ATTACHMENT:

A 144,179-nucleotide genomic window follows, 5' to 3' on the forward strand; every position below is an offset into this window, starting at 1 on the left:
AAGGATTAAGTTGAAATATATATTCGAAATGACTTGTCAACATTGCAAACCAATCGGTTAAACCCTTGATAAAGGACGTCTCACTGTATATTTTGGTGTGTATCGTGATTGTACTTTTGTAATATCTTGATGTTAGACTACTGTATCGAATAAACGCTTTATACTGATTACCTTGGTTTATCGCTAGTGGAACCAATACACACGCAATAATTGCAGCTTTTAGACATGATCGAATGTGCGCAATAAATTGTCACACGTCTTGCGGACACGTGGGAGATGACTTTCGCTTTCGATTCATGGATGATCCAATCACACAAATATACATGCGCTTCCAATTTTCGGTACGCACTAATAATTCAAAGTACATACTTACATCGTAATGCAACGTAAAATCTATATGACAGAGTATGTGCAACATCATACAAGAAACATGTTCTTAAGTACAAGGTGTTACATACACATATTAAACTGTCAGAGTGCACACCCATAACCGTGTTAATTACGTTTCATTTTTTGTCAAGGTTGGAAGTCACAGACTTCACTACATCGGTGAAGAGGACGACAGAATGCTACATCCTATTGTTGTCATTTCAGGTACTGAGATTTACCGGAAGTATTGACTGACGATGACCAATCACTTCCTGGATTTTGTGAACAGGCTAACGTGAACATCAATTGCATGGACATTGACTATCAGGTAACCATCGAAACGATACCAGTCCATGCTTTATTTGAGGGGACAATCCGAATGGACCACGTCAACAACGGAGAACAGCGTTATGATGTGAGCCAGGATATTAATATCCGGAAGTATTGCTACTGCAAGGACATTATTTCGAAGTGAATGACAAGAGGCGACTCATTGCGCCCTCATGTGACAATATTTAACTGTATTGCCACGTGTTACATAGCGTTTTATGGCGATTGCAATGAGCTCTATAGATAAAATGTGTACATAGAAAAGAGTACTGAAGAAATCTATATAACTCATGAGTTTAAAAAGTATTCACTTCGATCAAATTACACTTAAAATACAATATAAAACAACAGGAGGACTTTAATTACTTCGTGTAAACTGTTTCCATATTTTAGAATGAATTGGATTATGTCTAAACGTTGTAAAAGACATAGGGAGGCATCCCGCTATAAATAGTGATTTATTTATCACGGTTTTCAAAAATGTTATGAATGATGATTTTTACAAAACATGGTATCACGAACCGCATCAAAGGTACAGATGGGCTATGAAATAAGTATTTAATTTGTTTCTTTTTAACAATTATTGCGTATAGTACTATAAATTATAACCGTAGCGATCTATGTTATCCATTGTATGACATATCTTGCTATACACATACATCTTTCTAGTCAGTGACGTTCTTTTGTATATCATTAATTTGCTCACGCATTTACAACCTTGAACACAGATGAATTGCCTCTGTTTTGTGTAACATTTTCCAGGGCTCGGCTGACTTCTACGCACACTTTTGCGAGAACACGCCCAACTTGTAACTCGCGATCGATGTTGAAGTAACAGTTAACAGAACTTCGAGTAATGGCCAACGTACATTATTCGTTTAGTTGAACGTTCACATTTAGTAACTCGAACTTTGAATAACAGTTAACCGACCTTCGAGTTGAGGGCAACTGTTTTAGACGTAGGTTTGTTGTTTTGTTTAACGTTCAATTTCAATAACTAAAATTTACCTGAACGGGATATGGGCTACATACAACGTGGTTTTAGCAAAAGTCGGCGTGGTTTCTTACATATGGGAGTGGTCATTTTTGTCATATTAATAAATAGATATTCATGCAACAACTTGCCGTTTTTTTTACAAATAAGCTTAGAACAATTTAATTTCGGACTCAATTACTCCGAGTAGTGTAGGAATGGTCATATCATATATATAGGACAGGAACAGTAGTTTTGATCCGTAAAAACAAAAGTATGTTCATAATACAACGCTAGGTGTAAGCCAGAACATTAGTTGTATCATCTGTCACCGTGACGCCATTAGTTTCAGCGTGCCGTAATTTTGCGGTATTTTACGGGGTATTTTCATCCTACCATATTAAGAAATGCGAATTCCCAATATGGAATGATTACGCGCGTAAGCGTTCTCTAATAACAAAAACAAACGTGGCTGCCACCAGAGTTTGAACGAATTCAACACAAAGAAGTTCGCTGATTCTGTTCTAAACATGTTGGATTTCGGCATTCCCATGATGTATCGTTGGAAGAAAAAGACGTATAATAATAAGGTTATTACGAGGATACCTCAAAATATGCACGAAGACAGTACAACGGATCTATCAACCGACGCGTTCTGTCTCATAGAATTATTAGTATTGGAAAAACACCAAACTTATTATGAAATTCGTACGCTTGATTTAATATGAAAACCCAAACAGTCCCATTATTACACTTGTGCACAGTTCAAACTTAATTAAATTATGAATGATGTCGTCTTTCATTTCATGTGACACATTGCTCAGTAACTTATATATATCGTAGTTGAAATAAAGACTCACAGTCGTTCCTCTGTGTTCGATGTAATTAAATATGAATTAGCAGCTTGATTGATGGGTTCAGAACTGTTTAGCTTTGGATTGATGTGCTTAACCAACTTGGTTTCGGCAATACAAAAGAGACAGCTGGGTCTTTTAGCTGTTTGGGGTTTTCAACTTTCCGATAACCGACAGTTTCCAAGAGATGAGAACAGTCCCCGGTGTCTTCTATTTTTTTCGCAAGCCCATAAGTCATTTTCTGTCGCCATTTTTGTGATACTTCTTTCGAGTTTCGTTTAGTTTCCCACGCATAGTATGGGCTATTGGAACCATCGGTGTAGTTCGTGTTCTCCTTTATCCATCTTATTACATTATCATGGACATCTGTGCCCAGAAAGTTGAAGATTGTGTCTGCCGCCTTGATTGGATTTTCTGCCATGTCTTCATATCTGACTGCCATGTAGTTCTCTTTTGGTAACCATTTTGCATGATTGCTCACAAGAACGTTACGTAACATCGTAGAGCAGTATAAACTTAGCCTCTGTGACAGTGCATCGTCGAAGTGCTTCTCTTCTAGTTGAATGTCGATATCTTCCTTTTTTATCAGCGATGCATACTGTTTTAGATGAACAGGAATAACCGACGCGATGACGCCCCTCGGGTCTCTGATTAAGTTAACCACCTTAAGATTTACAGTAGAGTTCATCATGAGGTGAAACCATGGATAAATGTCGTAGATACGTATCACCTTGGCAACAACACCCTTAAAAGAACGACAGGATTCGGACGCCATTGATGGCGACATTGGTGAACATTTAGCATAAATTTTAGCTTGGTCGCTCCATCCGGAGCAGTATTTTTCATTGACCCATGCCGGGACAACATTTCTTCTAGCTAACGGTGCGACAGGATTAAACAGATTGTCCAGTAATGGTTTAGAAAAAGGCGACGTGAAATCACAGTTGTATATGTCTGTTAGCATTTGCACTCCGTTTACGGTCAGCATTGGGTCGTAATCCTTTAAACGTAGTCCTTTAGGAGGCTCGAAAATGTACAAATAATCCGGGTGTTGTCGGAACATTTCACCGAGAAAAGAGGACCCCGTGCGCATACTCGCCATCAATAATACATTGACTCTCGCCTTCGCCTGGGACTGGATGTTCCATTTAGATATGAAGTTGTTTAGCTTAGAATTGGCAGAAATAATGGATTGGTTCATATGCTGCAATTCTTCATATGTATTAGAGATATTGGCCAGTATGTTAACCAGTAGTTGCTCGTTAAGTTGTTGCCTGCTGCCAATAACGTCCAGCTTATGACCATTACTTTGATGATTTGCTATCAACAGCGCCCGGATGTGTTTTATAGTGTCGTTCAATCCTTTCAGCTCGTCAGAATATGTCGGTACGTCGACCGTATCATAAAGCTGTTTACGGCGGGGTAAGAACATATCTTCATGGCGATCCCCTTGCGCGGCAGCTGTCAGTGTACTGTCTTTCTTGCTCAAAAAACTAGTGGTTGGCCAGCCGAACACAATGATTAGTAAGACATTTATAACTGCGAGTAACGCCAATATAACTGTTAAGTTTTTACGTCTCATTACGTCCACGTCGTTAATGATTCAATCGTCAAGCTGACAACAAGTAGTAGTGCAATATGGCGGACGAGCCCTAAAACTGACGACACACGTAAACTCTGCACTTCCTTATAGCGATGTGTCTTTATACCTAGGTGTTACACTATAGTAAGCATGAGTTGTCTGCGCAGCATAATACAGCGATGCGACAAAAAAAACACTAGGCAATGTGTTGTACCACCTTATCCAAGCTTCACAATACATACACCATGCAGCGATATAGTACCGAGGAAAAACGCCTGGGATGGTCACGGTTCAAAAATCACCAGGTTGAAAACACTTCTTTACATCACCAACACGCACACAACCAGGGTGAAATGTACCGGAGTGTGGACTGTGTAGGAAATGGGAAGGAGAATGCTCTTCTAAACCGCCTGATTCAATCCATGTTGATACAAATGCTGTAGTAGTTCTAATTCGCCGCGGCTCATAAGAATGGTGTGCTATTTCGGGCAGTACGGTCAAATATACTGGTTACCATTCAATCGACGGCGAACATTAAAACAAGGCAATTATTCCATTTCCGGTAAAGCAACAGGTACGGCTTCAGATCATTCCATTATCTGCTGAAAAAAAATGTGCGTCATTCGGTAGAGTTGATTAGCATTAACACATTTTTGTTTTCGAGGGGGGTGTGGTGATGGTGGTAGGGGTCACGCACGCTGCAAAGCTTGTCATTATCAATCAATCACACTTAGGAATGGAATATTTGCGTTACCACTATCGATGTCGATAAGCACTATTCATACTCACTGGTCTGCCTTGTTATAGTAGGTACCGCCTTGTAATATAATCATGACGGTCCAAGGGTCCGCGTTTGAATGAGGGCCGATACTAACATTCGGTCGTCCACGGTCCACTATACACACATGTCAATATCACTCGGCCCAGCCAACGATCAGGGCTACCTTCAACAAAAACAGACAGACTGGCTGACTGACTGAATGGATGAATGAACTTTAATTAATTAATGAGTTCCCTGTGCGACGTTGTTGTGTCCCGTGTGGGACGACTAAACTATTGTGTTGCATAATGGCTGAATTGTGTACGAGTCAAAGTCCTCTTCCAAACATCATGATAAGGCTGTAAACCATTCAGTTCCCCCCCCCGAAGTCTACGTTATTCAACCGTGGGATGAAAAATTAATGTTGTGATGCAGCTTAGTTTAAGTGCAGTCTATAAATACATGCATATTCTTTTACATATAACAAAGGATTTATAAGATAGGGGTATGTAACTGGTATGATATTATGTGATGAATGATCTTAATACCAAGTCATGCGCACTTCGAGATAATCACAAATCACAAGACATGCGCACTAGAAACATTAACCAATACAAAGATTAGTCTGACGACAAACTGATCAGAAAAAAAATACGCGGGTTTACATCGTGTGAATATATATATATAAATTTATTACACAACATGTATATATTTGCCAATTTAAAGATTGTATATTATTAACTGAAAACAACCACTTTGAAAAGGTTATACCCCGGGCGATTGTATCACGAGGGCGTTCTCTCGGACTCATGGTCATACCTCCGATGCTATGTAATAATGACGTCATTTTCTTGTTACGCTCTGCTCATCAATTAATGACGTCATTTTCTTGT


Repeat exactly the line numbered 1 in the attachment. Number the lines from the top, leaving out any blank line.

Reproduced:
A 144,179-nucleotide genomic window follows, 5' to 3' on the forward strand; every position below is an offset into this window, starting at 1 on the left: